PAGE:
Sep 19, 2010

The Politics and Ethics of the Hall Weather Machine

Posted by in categories: futurism, sustainability


J. Storrs Hall’s Weather Machine is a relatively simple nanofabricated machine system with significant consequences in politics and ethics.

After a brief technical description, this essay analyzes the ends, means, and circumstances of a feasible method of controlling the weather, and includes some predictions regarding secondary effects.


When a brilliant person possesses a fertile imagination and significant technical expertise, he or she is likely to imagine world-changing inventions. J. Storrs Hall is the epitome of those geniuses, and his Utility Fog [1] and Space Pier [2] are brilliant engineering designs that will change the world once they are reduced to practice. His most recent invention is the Weather Machine [3], which has been examined by none other than Robert Freitas and found to be technically reasonable—-though Freitas may have found an improved method for climate control that avoids some of the problems discussed below [4].

The Hall Weather Machine is a thin global cloud consisting of small transparent balloons that can be thought of as a programmable and reversible greenhouse gas because it shades or reflects the amount of sunlight that hits the upper stratosphere. These balloons are each between a millimeter and a centimeter in diameter, made of a few-nanometer thick diamondoid membrane. Each balloon is filled with hydrogen to enable it to float at an altitude of 60,000 to 100,000 feet, high above the clouds. It is bisected by an adjustable sheet, and also includes solar cells, a small computer, a GPS receiver to keep track of its location, and an actuator to occasionally (and relatively slowly) move the bisecting membrane between vertical and horizontal orientations. Just like with a regular high-altitude balloon, the heavier control and energy storage systems would be on the bottom of the balloon to automatically set the vertical axis without requiring any energy. The balloon would also have a water vapor/hydrogen generator system for altitude control, giving it the same directional navigation properties that an ordinary hot-air balloon has when it changes altitudes to take advantage of different wind directions at different altitudes.

Four versions of balloons are possible, depending on nature of the bisecting membrane.

  • Version 1. Transparent/Opaque: The bisecting membrane is opaque, and rotates from the horizontal to the vertical in order to control the amount of solar radiation that it allows through (the membrane might be replaced by a immobile liquid crystal that has two basic states: transparent and opaque).
  • Version 2. Emissivity Control: The membrane is white on one side, black on the other. When it is horizontal, either side can be presented upwards; white to scatter the solar radiation into space, black to absorb it into the upper atmosphere.
  • Version 3. Reflection Control: The membrane is black on one side, with a reflective metallic coating on the other. This can direct solar energy in specific directions to increase the effectiveness of solar farms, or to steer hurricanes. Another feature of this version is that it enables the multiple reflection of light from sunlit to dark areas.
  • Version 4. Advanced Photon Control: The balloon would be filled with an aerogel-density metamaterial that could not only control reflectivity via diffraction, but also control the frequency and phase of outgoing photons (with or without stimulated emission). Technically, designing and controlling these kinds of balloons would be a magnitude or two more complex than the earlier versions.

What is impressive about the Weather Machine is that by controlling a tenth of one percent of solar radiation is enough to force global climate in any direction we want. One percent is enough to change regional climate, and ten percent is enough for serious weather control.

The Problems

Every human-designed system has unintended bugs, and may cause negative consequences. That is why we have professional engineering societies, non-profit standards organizations, and government bureaucracies—to help protect the public. There is, therefore, some concern that the Weather Machine will accidentally cause catastrophic weather. However, given the accuracy of weather predictions and global warming models, and the slow movement of masses of air, and the fact that humans are in the loop (and in an emergency, could use a failsafe mode to force all the balloons to drop from the sky), the danger of accidental harm is minimal. At any rate, this article is more concerned with the ethical issues, with accidental unintended consequences to be examined elsewhere.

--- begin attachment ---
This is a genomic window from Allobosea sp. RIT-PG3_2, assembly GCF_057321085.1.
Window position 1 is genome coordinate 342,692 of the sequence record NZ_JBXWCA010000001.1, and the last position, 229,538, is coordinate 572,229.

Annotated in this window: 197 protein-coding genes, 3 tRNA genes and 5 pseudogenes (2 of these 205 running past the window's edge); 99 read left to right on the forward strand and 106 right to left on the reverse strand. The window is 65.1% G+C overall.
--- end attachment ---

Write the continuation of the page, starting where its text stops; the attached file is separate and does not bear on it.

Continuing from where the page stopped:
Many people would be happy to stop global warming, though others (currently living in Siberia or Iceland) might be happier without brutally cold winters. This level of climate control raises some problematic issues that may pit one group of people against another. The intended results could be taken care of the same way we normally take of similar issues in a representative democracy—we vote. This sounds nice, except that we’re not just talking about the United States (or any single nation), but the entire world. And we all know how well the United Nations handles its affairs. Perhaps deciding whether or not we want global warming is a small enough decision that the U.N. can handle it. If not, we can always rely on the world government that evil geniuses want to run, and that conspiracy theorists worry about.

Within the USA, trial lawyers would be especially interested in unintended effects, including trivial ones like rain on parades, or more serious ones like floods and tornadoes. The tremendous inefficiency of this legal nightmare might be meliorated by a “weather tax” that would fund a program to recompense people who are willing to put up with bad weather.

The more advanced versions of balloons are problematic because then the Weather Machine wouldn’t just control the intensity of solar and terrestrial radiation, but could also redirect and concentrate energy. In addition to increasing the effectiveness of solar farms, this would give more powerful and precise control over the weather. Unfortunately, energy concentration is exactly the capability that transforms the Weather Machine into an awesome weapon of mass destruction. Concentrated solar energy has not been used much since 212 BCE [5] when Archimedes used it to set fire the Roman ships that were attacking his city-state of Syracuse. However, the global coordination of the reflective Weather Machine allows bouncing concentrated solar energy around the globe, making it possible to set cities on fire. By fire, I mean the type of fire caused by dropping a nuclear bomb per second for as long as you want. The potential for abuse is rather large.